Rechroming the Knock Offs
Rechroming the Knock Offs
Several people who frequent this site suggested I call Cork Adams at Precision Wire Wheel to have my knock offs rechromed. He used to be located in California, but has moved. I called the Illinois number, and got Cork on the phone. He was very knowledgeable on the subject on wire wheels, and said that it would cost about $75 dollars each to have the knock offs stripped, and rechromed. Depending on how much material is removed from the surface of the steel knock off, Cork can have the lettering, and Borrani markings re engraved for an additional $20-25 dollars. This cost would be substantially cheaper than buying new ones, so I shipped mine to him this week. Mr. Adams said that he should be able to have them done in a couple of weeks, so expect a full report when they come back!
While I was on the phone with Cork Adams, I wanted to ask him some questions about wire wheels, and he was more than happy to share the information. My first question was whether he had heard of a company called “Borrani Wire Wheel Service” because my refurbished wheels came in old boxes addressed from this company. Cork said, that they were located in Venice CA, and owned by Jim Wilson, who he believes has since retired.
On what kind of tape to use inside the wheel to protect the spokes from puncturing the inner tubes, Cork recommends using a two-inch wide “pipe wrap tape” or “conduit tape,” that can be found at some home building supply stores. You wrap it over the spokes inside the wheel 3-4 times to protect the tube. He says to be persistent in your search because not all places carry it. He does not recommend using regular tape, or duct tape because when the wheel gets hot, the glue from the tape will soften, and get everywhere inside the wheel.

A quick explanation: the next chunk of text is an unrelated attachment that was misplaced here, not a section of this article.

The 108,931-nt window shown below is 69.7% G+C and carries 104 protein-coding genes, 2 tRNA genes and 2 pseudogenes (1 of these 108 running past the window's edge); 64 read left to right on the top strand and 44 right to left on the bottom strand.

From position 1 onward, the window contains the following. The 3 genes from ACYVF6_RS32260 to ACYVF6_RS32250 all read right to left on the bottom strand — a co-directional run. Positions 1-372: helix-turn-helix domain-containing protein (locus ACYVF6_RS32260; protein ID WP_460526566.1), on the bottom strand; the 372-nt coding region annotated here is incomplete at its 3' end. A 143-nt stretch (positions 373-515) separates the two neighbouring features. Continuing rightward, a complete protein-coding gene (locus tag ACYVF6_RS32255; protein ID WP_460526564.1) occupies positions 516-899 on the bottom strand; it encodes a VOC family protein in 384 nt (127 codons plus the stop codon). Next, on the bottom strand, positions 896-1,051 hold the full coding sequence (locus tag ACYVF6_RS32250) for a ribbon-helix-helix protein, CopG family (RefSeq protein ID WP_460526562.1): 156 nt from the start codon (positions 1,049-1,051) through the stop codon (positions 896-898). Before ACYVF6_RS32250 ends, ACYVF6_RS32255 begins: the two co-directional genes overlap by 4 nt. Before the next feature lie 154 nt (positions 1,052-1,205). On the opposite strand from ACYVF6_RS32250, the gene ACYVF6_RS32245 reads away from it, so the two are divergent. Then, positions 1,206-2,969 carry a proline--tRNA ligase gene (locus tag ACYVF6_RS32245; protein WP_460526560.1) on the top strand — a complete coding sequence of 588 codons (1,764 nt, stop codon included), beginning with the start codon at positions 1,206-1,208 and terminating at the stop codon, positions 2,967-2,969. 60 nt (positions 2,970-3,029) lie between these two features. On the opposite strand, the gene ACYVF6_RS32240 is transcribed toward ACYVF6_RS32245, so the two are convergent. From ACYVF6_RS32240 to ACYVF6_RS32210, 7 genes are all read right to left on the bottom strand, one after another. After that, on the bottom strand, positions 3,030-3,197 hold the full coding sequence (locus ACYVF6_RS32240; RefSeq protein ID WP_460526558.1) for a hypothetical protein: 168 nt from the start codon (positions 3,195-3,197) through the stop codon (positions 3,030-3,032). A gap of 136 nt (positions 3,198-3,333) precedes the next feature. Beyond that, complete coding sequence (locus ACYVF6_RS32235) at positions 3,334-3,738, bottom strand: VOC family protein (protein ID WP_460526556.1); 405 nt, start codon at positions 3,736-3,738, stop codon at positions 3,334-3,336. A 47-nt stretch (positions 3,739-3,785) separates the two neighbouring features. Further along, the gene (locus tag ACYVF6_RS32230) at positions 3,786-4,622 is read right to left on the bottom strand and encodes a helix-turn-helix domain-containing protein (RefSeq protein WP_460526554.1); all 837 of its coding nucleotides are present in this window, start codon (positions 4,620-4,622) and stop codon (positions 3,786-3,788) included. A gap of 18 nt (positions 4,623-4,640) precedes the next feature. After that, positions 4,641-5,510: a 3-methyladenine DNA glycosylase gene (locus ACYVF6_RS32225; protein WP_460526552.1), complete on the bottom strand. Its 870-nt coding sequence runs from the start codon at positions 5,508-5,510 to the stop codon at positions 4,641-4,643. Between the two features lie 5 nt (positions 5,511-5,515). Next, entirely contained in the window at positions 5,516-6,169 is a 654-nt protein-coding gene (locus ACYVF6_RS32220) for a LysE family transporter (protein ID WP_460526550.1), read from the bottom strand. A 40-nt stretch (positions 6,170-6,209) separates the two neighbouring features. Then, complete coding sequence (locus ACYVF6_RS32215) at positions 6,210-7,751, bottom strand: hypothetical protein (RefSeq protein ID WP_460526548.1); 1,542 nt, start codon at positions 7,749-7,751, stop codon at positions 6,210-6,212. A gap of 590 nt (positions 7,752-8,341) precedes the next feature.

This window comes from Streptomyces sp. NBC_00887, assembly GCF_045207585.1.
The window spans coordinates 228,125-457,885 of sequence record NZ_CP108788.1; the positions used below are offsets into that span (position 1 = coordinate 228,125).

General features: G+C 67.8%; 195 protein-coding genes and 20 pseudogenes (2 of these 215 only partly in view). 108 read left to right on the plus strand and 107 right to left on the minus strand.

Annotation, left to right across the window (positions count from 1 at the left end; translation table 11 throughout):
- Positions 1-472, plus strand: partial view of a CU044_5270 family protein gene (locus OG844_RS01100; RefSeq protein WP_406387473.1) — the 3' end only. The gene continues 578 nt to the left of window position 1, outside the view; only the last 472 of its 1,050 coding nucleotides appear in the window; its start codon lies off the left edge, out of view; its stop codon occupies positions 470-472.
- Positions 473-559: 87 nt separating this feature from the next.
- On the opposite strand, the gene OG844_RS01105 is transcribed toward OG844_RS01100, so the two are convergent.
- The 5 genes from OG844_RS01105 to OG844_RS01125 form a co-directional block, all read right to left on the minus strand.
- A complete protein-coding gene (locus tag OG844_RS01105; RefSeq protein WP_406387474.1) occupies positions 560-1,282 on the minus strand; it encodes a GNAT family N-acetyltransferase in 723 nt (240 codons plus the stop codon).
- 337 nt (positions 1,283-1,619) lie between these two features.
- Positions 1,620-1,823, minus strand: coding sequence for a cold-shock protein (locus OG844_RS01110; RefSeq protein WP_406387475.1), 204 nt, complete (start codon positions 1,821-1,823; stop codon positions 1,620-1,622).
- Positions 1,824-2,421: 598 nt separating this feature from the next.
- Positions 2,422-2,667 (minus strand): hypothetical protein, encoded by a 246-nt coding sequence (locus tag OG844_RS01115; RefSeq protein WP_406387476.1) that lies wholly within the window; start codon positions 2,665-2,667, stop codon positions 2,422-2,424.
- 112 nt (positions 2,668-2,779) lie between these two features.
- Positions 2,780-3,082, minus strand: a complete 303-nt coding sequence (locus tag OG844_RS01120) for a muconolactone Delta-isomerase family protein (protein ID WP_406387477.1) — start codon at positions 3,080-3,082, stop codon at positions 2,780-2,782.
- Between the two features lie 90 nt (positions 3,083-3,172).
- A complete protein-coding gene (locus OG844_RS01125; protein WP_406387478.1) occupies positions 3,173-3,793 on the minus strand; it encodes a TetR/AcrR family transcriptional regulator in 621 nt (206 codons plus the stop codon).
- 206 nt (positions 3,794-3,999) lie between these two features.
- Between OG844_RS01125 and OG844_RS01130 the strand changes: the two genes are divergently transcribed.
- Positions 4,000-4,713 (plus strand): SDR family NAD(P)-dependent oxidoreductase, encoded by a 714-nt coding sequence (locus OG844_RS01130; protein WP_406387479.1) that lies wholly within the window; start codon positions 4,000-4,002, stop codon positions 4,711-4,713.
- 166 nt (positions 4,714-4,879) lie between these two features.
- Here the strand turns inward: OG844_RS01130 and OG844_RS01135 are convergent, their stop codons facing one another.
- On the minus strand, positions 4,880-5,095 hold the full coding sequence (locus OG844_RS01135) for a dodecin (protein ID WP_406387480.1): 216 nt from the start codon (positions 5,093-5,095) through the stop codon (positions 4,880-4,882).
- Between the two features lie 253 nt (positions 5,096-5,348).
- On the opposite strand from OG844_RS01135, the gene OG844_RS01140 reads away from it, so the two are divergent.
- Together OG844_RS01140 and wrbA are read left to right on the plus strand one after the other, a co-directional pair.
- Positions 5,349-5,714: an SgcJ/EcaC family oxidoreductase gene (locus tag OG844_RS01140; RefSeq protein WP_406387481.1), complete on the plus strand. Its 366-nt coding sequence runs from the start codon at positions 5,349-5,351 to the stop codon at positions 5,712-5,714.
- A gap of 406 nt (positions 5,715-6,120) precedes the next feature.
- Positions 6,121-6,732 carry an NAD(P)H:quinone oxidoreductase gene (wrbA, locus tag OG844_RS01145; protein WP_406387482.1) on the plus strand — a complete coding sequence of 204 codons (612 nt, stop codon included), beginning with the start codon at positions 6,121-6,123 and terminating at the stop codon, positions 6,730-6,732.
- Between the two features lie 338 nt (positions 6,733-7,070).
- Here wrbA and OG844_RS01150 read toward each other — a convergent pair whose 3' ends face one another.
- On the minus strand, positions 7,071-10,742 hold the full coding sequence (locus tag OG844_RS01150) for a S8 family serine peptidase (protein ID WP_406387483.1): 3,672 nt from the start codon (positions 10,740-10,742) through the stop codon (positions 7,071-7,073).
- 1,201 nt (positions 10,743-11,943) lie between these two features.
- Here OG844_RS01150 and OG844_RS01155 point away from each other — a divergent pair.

A tip he had on the checking for trueness, he said to mount the wheels one at a time on the front hub, and spin it off the ground. Have a helper spin it, and you stand away and look for a wobble. If there is a problem, truing is a little more complicated, and not as easy to explain over the phone! Sometimes the nipples that tighten the spoke into the hub also gets stuck, and can complicate matters. According to Cork, replacing one broken spoke on a Borrani is a pretty tough job requiring the new spoke to be bent into a pretzel to fit in the narrow hub. Probably a job better left to the professionals!
Another topic we covered was that Borranis have a valve stem opening that is larger than the thickness of a normal tube with a Schrader valve. Cork explained that in the 60s, Pirelli made tubes with threaded valves all the was down the length of the valve. Brass “chairs” would thread down these valve stems and hold the stem securely against the rim of the wheel. Using the thinner valve stems is not a problem, and I’ve noticed many cars going without any collar, but special grommets can be bought to replace the brass insert and threaded valve stem system.
I also asked Mr. Adams to clarify the rumors I heard that Borrani is considering ceasing production of wire wheels, and he said he had heard the same thing. He assured me that these rumors have arisen before, and who knows what would really happen. He explained that Borrani is now owned by a larger parent company, “Costruzioni Meccaniche Rho,” and retains a few individuals to make the Borrani wheels and knock offs. As demand for these wheels goes down, and